Congressional Research Service Reports - 118 Matching Results

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Benefits for the Aged and the Federal Budget: Short- and Long-Term Projections

Description: As the 108th Congress addresses short-term budget decisions, it may also want to consider the long-run impacts of those decisions and the major shifts in budget composition that are underway. Congress may be pressed to add new benefits in response to population aging, such as improved support for long-term care and broader Medicare drug coverage.
Date: November 14, 2002
Creator: Storey, James R.
Partner: UNT Libraries Government Documents Department

A CRS Review of 10 States: Home and Community-Based Services — States Seek to Change the Face of Long-Term Care: Indiana

Description: Many states have devoted significant efforts to respond to the desire for home and community-based care for persons with disabilities and their families. Nevertheless, financing of nursing home care, chiefly by Medicaid, still dominates most states’ spending for long-term care today. To assist Congress in understanding issues that states face in providing long-term care services, the Congressional Research Service (CRS) undertook a study of 10 states in 2002. This report, one in a series of 10 state reports, presents background and analysis about long-term care in Indiana.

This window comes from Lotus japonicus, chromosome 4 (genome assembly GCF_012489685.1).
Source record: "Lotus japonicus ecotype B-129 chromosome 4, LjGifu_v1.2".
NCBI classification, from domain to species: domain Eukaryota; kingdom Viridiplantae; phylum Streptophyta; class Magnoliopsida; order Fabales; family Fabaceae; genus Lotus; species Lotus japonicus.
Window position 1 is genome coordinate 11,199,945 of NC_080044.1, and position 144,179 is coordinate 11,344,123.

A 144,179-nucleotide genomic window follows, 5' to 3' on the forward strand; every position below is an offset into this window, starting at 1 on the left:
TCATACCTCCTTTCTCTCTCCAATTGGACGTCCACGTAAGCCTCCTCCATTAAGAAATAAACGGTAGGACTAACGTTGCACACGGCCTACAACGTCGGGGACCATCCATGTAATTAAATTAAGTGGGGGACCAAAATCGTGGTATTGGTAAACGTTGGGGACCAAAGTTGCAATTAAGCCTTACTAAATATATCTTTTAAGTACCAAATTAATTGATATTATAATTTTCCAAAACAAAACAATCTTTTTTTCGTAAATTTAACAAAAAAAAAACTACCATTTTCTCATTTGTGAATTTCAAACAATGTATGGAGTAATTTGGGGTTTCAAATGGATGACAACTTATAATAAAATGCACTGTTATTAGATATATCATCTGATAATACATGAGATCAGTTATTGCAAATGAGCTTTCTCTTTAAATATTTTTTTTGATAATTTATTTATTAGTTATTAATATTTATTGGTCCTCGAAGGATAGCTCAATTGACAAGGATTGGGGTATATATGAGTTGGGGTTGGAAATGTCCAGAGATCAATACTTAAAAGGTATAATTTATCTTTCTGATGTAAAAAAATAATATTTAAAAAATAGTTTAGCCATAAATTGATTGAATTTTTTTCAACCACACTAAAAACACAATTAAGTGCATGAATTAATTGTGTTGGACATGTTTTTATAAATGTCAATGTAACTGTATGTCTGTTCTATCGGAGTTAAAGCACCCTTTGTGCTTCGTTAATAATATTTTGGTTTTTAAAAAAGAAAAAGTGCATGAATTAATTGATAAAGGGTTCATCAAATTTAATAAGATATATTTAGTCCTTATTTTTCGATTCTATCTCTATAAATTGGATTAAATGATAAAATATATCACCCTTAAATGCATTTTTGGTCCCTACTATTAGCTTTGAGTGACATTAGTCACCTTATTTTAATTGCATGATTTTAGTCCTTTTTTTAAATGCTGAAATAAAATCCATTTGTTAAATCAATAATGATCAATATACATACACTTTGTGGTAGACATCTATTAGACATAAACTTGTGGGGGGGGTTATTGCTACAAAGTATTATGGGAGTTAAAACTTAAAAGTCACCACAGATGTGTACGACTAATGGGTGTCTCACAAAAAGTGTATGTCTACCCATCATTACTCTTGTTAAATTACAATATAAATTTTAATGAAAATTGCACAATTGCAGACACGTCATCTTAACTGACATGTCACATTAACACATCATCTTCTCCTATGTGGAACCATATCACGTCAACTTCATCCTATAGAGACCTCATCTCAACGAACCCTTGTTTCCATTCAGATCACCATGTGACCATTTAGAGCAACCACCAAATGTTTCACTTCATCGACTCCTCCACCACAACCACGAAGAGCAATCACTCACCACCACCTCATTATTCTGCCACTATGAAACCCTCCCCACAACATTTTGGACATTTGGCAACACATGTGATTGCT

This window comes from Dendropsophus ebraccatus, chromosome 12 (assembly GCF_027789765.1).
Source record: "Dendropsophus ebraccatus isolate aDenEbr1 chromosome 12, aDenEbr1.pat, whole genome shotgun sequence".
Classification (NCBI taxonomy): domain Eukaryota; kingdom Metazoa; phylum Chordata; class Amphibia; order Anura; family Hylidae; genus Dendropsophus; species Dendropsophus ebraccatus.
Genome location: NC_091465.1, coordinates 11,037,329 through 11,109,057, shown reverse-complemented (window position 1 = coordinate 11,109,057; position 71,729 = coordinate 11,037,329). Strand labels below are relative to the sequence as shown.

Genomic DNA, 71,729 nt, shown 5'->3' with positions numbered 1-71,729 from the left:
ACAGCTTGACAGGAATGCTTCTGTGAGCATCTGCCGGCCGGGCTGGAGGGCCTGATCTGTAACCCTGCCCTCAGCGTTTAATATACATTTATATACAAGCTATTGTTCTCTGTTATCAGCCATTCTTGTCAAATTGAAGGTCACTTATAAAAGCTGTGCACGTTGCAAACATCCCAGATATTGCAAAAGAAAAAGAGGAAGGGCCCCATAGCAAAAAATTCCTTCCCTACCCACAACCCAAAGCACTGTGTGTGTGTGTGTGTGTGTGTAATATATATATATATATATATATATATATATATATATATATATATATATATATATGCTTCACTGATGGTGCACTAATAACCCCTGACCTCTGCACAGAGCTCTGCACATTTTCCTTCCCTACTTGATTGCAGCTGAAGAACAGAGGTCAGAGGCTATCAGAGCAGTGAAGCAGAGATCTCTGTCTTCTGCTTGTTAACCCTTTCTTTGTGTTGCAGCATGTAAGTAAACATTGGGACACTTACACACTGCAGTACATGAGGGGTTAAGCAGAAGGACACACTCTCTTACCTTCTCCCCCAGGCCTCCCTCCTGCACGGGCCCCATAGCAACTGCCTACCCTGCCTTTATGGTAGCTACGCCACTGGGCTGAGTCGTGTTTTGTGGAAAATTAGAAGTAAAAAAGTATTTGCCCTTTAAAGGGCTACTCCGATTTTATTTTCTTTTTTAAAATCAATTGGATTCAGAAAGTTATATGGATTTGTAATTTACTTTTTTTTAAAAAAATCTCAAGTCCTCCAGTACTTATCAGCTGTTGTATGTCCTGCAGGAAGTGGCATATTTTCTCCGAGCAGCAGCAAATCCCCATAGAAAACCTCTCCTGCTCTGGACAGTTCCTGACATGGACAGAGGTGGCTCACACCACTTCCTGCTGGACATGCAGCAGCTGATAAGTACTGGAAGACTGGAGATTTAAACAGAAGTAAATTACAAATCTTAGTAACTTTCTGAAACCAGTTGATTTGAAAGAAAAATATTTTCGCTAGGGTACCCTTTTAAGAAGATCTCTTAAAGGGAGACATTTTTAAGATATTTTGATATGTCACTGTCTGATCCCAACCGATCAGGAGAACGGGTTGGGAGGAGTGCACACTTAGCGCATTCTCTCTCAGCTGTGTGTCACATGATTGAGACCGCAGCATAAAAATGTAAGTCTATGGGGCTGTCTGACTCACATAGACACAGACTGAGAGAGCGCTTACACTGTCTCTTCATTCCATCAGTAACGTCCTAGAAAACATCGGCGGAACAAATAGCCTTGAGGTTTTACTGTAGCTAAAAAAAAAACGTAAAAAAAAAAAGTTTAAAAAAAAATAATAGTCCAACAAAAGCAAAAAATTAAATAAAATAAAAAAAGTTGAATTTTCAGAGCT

Date: December 15, 2003
Creator: Tilly, Jane; O'Shaughnessy, Carol & Weissert, Rob
Partner: UNT Libraries Government Documents Department

Medicare Prescription Drug Benefit: An Overview of Implementation for Dual Eligibles

Description: This report provides background information on the early stages of the implementation of the Medicare Part D outpatient prescription drug program. This report describes certain policies and implementation issues related to those who are not dually eligible.
Date: February 6, 2006
Creator: O'Sullivan, Jennifer & Tritz, Karen
Partner: UNT Libraries Government Documents Department

Side-by-Side Comparison of Medicare, Medicaid, and SCHIP Provisions in the Deficit Reduction Act of 2005

Description: From the summary: "This report provides a comparison of Medicare, Medicaid and State Child Health Insurance Program provisions contained in the Deficit Reduction Act of 2005 (S. 1932) as amended and passed by the Senate. The report compares the bill's provisions with current law."